After years of historically slow growth, new figures show that health care spending jumped five percent last year, the largest increase since 2008. The rising cost of care has employers and individuals alike looking at creative ways to control spending. One of the most popular trends is high-deductible plans.
High-deductible plans, which many believe promote a more cost-conscious consumer, generally consist of lower premiums (monthly bills) and higher out-of-pocket expenses. As health care consumers adjust to this new reality, it’s important for people to know how to make the most of their high-deductible plans.
With a high-deductible plan, the member is responsible for paying a certain amount of money out of pocket before his or her insurance kicks in. Once the deductible (which varies by plan) is met, the health plan picks up the tab or a percentage of it.
One of the most important features of a high-deductible plan is a health funding account, which is generally used to pay for copays, vision and dental care, prescriptions, and other qualified medical expenses. See the accompanying chart to learn more about the three types of health spending accounts.
High-deductible plans require members to assume more financial responsibility, so consumers are compelled to pay more attention to the cost of care, and hopefully, make more cost-conscious decisions. A recent study by Health Care Services Corporation found that consumers enrolled in high-deductible plans were four percent more likely to take advantage of preventive services, had a 12 percent decrease in emergency room visits, and were 10 percent more likely to fill their prescriptions with generic drugs. These advantages have not only been noticed by individual consumers, but among employer groups as well. Data shows that employers that offered only high-deductible plans saw a 14 percent reduction in health care spending over three years after switching from a traditional plan.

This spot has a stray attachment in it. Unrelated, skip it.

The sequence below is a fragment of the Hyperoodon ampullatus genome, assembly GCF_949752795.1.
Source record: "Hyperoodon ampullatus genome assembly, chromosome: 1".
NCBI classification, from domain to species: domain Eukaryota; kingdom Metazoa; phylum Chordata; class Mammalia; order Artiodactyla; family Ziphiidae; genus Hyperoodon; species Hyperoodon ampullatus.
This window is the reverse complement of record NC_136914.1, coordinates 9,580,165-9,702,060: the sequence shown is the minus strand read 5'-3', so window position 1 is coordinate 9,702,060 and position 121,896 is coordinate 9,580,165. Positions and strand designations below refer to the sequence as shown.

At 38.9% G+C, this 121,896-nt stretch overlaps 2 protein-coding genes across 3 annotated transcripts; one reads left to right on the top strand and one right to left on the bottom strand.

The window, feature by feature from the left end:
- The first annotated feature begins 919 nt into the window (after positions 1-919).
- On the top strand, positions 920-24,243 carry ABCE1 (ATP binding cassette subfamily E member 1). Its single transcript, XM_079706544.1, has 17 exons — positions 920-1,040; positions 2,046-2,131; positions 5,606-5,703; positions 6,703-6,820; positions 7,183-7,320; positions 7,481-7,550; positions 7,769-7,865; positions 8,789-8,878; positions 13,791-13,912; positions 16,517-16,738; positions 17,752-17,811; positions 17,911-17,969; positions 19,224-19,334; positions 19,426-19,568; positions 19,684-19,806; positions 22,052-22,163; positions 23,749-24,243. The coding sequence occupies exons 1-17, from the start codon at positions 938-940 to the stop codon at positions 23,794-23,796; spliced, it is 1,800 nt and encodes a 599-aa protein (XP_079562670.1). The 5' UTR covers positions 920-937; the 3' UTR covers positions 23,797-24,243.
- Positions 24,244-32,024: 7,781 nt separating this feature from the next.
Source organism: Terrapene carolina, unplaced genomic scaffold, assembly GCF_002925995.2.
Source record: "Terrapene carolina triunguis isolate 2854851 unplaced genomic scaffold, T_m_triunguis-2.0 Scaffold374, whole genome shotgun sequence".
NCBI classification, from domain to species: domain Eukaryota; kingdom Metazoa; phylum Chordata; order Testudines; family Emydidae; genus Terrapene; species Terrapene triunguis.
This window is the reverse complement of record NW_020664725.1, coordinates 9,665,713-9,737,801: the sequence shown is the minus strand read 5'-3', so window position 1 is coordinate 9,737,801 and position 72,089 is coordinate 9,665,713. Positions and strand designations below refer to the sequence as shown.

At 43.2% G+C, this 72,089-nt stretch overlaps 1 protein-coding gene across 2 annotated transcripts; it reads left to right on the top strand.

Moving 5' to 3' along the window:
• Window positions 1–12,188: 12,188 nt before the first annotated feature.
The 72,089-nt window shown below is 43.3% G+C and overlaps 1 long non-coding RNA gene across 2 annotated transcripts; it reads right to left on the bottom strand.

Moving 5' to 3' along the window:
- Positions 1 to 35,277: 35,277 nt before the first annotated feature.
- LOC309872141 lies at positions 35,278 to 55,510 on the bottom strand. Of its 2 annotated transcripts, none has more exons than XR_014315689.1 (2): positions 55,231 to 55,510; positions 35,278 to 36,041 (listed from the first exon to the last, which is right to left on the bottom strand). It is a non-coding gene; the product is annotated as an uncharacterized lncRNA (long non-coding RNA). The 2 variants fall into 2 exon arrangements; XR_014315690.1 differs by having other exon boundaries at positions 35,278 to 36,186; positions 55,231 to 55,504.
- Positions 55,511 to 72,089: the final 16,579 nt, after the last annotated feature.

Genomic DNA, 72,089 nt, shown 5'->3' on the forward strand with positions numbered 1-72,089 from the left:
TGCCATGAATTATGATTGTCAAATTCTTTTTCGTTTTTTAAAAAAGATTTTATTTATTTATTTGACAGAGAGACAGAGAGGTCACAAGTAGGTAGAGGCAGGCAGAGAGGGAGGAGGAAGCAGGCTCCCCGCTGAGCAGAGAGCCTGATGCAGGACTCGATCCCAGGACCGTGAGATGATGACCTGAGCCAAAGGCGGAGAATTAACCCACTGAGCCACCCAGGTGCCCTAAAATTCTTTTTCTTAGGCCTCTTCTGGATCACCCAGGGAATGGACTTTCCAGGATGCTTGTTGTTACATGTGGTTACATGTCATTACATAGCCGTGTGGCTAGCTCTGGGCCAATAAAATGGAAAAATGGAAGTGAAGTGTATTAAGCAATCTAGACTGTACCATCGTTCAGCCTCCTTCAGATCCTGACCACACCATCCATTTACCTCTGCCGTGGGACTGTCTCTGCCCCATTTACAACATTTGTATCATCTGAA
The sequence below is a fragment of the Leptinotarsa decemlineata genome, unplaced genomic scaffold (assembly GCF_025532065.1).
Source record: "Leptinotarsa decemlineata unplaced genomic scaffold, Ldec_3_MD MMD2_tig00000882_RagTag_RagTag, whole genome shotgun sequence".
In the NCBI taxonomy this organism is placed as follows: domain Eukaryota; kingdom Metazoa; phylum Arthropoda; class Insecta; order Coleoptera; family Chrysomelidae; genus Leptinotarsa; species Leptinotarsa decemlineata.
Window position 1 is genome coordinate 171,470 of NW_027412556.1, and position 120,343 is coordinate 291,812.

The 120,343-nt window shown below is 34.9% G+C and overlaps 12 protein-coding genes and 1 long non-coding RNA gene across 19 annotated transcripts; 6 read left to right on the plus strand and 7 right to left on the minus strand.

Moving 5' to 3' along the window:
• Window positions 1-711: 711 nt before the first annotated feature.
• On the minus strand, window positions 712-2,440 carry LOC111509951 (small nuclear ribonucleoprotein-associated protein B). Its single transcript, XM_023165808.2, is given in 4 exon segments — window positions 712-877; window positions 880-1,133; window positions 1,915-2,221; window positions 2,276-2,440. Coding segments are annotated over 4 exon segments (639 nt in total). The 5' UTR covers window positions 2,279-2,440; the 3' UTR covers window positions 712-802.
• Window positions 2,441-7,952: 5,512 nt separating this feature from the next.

Not everyone is convinced, however. A survey by EBRI/Commonwealth Fund found that individuals with more comprehensive health insurance were more satisfied with their plans than those with high-deductible plans. The same study also showed that individuals with high-deductible plans were more likely to avoid, skip or delay health care because of costs. That’s despite the fact that most high-deductible plans are required to cover preventive services (such as annual exams, vaccinations and screenings) at no out-of-pocket expense.
Many employers are turning to high-deductible plans as a way to tighten the belt. In 2014, 25 percent of employers offered a high-deductible product as an option for their employers, while 46 percent said it would be the only choice in 2015.
For some, it’s easy to see the financial benefits of switching to a high-deductible plan. But, for many Americans, particularly those who are not used to managing their own health care dollars, the change is not easy. To be successful, health plans must empower consumers with the tools and information they need to make the most informed decisions. Government needs to ensure that providers are offering more cost transparency. If and when these efforts are successful, we should see an improvement in our members’ well-being, which is the true heart of the health care system.